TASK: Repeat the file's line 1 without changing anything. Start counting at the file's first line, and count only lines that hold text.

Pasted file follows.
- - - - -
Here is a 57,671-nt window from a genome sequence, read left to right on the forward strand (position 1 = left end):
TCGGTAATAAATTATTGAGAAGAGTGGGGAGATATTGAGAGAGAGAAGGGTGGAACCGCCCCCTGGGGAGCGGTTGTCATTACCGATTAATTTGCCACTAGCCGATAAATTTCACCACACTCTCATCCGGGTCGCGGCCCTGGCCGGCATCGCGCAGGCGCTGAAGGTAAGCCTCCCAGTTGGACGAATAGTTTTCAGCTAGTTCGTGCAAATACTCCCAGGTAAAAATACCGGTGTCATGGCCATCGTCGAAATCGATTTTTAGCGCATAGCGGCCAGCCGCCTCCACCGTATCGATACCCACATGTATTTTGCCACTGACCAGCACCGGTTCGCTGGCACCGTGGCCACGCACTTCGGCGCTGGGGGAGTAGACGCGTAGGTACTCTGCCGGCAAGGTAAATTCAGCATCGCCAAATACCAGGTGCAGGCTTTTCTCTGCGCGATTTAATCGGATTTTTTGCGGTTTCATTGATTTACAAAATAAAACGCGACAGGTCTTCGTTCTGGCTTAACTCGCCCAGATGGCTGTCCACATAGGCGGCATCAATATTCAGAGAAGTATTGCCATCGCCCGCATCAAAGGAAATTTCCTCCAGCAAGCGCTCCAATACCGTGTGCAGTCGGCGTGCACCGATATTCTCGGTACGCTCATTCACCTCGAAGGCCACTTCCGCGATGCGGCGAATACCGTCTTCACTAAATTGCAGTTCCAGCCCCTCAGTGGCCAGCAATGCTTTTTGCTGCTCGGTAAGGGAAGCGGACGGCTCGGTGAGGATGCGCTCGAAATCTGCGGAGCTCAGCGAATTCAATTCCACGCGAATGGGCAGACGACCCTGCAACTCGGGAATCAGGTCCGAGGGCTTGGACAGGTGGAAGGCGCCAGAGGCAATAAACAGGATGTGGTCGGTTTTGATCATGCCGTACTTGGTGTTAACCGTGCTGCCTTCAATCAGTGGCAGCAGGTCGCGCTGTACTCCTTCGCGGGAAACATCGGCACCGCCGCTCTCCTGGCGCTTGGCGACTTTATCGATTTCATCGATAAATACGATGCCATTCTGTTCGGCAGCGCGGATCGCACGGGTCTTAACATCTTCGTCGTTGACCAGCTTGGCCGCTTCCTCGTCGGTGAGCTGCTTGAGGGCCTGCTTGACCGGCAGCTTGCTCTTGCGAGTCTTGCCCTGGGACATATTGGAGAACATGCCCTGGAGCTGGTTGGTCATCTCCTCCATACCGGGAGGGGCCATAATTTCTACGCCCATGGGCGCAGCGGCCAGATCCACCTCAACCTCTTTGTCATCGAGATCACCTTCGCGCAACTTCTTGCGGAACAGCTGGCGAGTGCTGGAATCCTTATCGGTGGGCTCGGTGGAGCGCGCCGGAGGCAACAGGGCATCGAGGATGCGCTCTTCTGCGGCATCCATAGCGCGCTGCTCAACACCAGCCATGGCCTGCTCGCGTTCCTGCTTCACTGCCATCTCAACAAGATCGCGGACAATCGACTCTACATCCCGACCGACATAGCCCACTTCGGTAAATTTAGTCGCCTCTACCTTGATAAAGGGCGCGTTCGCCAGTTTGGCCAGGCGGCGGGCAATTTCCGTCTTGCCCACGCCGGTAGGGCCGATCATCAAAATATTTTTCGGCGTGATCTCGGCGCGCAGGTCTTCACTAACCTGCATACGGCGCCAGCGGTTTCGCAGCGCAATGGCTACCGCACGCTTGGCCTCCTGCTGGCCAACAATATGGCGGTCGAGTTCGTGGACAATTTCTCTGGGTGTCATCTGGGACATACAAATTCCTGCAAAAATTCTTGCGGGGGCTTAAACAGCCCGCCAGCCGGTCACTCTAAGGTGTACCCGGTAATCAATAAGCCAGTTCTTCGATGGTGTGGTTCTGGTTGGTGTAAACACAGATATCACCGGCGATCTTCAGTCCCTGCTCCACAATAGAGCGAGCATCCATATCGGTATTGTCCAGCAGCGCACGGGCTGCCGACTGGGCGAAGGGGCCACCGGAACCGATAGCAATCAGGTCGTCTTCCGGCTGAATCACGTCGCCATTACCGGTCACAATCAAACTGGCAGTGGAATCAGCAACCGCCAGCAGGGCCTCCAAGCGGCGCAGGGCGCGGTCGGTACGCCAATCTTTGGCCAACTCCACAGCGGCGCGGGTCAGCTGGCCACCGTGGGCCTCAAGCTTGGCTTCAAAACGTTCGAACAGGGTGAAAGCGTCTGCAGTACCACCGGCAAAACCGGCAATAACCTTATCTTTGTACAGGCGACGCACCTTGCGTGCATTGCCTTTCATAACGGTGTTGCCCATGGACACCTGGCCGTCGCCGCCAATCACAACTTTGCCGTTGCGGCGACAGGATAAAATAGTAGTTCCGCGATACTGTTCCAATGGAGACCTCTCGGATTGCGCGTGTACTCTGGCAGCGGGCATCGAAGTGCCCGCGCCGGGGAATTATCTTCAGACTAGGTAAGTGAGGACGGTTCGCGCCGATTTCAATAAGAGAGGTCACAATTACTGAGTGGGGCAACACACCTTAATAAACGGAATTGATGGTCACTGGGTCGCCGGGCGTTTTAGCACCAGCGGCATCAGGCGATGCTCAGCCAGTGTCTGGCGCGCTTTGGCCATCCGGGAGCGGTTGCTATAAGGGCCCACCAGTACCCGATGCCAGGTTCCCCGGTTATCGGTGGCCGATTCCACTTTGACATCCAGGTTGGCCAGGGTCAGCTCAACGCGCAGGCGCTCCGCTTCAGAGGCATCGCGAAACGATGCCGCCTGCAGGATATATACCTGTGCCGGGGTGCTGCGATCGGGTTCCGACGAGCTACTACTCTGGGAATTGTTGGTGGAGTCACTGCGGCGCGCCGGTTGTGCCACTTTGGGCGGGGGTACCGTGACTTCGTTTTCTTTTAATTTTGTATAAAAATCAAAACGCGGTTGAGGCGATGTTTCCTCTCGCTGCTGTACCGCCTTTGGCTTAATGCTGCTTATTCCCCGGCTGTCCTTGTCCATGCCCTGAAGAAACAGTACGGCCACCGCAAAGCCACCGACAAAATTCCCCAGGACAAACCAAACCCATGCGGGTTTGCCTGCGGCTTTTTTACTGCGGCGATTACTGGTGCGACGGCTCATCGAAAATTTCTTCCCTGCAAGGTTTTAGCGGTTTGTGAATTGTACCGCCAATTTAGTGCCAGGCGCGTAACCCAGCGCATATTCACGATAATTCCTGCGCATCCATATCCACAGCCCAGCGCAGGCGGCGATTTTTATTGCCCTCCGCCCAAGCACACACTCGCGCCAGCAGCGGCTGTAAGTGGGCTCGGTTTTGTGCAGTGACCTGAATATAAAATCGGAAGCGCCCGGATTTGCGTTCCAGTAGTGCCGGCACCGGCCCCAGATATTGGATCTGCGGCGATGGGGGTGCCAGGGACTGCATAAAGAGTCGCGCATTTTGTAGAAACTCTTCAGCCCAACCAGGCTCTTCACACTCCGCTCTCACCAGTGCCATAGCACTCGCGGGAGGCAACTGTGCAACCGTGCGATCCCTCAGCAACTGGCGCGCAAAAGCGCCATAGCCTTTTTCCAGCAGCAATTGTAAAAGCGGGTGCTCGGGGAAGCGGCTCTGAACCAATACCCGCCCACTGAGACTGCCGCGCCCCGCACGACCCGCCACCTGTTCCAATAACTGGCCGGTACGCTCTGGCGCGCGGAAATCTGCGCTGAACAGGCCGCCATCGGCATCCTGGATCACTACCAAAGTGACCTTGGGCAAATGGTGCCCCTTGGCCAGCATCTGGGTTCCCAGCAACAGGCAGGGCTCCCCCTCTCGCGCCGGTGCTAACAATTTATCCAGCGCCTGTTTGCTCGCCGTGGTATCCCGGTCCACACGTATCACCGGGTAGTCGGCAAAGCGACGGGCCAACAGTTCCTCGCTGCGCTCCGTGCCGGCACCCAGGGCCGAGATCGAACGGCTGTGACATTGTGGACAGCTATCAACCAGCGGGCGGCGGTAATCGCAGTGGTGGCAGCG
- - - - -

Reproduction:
Here is a 57,671-nt window from a genome sequence, read left to right on the forward strand (position 1 = left end):